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Rev. i. 17. 18.-Fear not: I am he that liveth, and

was dead, and behold, I am alive for evermore, Amen : and have the keys of hell and death.


TO-DAY is the feast of the Christian passover.

A communion-table is about to be covered. The great end of perfons fitting down at that table is, that they may fuck the breasts of consolation, and drink abundantly of that blood which flows from the pierced side of a crucified Saviour. Some feed at this table without fear. Others fear so much that they cannot feed. To such poor trembling souls our text speaks good and comfortable words : Fear not, &c.

As the Lord shewed to Daniel, a man greatly beloved, the state of his church till his first coming ; so to John, another beloved disciple, he VOL. I.



* Delivered immediately before the dispensation of the Lord's supper, October 6. 1706.

discloses the state of his church till his second ca ming. Both of them were dignified with a vision of Christ, the Son of God; and on each of them it had almost the same effect. In Daniel there remained no strength, Dan. X. Here we see the vifion had a similar effect on John. He is represented, ver. 17. as a dead man. He was confounded with the glory of the person whom he faw. His eyes were dazzled with the brightness, his strength failed, he could act no more than if he had been dead. - But our Lord revives him. He lays his right hand on him, and trengthens him, that he might be able to stand, hear, and receive his orders. Jesus comforts him. He rebukes his fears : Fear not. There is a fear with which God is well pleased, and a fear of which he does not approve. This last is exceffive fear, which greatly mars us in our duty, makes our hearts faint, and our hands hang down, so as that we have neither heart nor hand for our work. This is incident to the people of God; but Christ does not allow them in it, though he is tender of them under it.

We have next, the grounds of confolation, to dispel this fear, viz. (1.) The Godhead of Christ. He is the first and the last. The first principle of all things, from whom they had their beginning, and the last end of all things: an irrefragablu testimony this of the divinity of Christ. And it shews us that the comfort of believers depends upon this article. (2.) The union of the Godhead and manhood in one person :-where Christ is held forth as God, the living God; who had life from eternity of himself, and gave life to all the crea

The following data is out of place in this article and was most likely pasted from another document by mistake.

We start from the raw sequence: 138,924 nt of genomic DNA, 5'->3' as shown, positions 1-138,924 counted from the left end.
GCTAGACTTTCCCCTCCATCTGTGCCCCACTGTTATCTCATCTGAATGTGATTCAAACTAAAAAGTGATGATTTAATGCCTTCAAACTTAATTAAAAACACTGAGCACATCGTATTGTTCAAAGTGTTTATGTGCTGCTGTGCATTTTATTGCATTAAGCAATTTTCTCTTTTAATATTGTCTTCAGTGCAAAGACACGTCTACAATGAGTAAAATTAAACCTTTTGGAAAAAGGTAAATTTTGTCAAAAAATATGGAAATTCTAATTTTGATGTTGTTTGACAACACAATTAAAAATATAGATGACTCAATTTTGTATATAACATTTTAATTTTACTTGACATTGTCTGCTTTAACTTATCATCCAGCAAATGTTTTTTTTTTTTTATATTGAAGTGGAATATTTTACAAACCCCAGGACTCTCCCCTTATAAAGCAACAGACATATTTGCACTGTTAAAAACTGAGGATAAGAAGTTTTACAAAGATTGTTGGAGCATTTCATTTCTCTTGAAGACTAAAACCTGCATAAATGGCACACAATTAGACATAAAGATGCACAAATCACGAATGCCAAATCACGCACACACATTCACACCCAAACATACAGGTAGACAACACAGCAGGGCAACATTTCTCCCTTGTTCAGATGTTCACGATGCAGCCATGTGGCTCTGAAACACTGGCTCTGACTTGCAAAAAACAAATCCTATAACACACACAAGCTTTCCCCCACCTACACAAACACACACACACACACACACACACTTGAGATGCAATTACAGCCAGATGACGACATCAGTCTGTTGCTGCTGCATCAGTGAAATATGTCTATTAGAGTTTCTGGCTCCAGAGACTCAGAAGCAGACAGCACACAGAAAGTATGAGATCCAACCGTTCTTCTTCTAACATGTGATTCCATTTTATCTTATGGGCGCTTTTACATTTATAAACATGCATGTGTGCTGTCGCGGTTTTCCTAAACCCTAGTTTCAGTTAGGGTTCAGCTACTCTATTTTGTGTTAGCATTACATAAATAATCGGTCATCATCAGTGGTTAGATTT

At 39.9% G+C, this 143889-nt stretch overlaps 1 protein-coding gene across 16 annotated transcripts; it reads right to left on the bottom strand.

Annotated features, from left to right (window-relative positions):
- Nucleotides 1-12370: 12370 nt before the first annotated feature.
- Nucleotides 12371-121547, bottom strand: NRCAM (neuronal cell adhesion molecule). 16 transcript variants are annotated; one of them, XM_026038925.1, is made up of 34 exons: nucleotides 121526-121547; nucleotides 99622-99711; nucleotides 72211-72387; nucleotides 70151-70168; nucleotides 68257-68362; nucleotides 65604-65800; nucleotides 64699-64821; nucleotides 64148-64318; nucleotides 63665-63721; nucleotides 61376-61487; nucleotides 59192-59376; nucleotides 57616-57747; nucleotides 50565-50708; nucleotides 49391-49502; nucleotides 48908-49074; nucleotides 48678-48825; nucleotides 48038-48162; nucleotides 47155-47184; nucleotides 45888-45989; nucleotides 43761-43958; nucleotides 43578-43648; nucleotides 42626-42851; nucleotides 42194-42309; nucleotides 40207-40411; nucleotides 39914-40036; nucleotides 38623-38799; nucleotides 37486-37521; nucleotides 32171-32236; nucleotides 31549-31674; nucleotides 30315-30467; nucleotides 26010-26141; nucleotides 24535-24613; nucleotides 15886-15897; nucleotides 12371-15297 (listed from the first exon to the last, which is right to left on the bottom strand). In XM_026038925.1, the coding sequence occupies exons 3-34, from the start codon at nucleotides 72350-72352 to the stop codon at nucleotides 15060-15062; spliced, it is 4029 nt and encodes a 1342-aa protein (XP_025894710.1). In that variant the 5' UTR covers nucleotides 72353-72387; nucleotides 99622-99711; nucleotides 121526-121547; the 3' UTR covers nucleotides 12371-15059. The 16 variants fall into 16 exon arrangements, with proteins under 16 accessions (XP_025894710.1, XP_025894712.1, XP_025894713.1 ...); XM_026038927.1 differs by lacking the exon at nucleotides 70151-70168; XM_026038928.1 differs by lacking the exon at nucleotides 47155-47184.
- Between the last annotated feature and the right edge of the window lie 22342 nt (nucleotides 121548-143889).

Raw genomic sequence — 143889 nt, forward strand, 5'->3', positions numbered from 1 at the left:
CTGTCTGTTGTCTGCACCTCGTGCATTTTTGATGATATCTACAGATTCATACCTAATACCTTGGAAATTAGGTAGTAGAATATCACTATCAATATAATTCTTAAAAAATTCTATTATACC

As man; in that it is said he died. It is spoken of the same person. It was the living God that died, though not the divine nature. Here


we ever more.

we see proposed, for John's comfort, the death of Christ, God-man. He was made man, and died. (3.) His resurrection: I am alive. He overcame death, and arose the third day. (4.) The eternity of that life to which he was raised up: he lives for

To all this is prefixed a behold! to stir up believers to notice it as the grand fountain of their comfort ; and it is followed with an afleveration, Amen, or verily, to put them out of doubt of it.

Next, we have his Mediatorial fovereignty: He hath the keys of hell and death. The keys are an ensign of government. The key of the house of David is laid upon his shoulder. He opens

and none can fhut, he shuts and none can open, Isa. xxii. 22. None


to death or hell but when he sends them; and none are kept out of hell, and taken to glory, but by him.

From this subject we may observe the following DOCTRINE. That the death and resurrection of

Christ, that eternal life to which he was raised, and his Mediatory sovereignty, are the great grounds of the faints consolation, and sufficient to dispel all their unbelieving fears.

In discoursing upon this subject, I shall, by divine aid,

I. Speak a little, and but a little, to each of these things, to unfold them, so as that the ground of comfort in them may appear.

II. Point out the confolation of the faint to be found in these.

III. Make some practical improvement.

1. To speak a little to each of the things in the


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text, to unfold them, so as that the ground of comfort in them may appear.

1. As to his death. On this I offer these few remarks: (1.) His death supposeth-his incarnation, and living as a man in the world, John i. 14. « The word was made flesh, and dwelt among us.” This has a respect to the Shechinah, or the divine presence; that was a fire, encompassed with a cloud, which was above the ark in the first temple. Christ's divinity was clouded with his humanity; the form of God, with the form of a fervant, Phil. ii. 6.-8.“ He took upon him our nature.” He was a partaker of flesh and blood, Heb. ii. 14. Thus he became a substantial Mediator between God and man, that fo he might be a Mediator of reconciliation; how he was conceived, born, and lived in the world, the Evangelists fully relate. (2.) His death was vicarious : He died in the room and stead of finners, not indeed of all, but of his own sheep. The Socinians allow that he died for our good, though not in our room; but this places the death of the martyrs and of Christ on the same footing. But the scripture is plain, Matth. xx. 28. “ He came to give his life a ransom for

many." Gal. ii. 13. « Christ hath redeemed us from the curse of the law, being made a curse for us. He was made fin for us, and died, the just for the unjust.” There was a real imputation of the fins of the elect unto Christ, and a real translation of the punishment due to us upon him, Ifa. liii. 4.-6. « Surely he hath born our griefs, and carried our forrows : yet we did esteem him stricken, smitten of God, and afflicted. But he was wounded for our transgressions, he was bruised for our iniquities; the chastisement of our peace was upon him, and with his stripes we are healed. All we like heep have gone astray: we have turned every one


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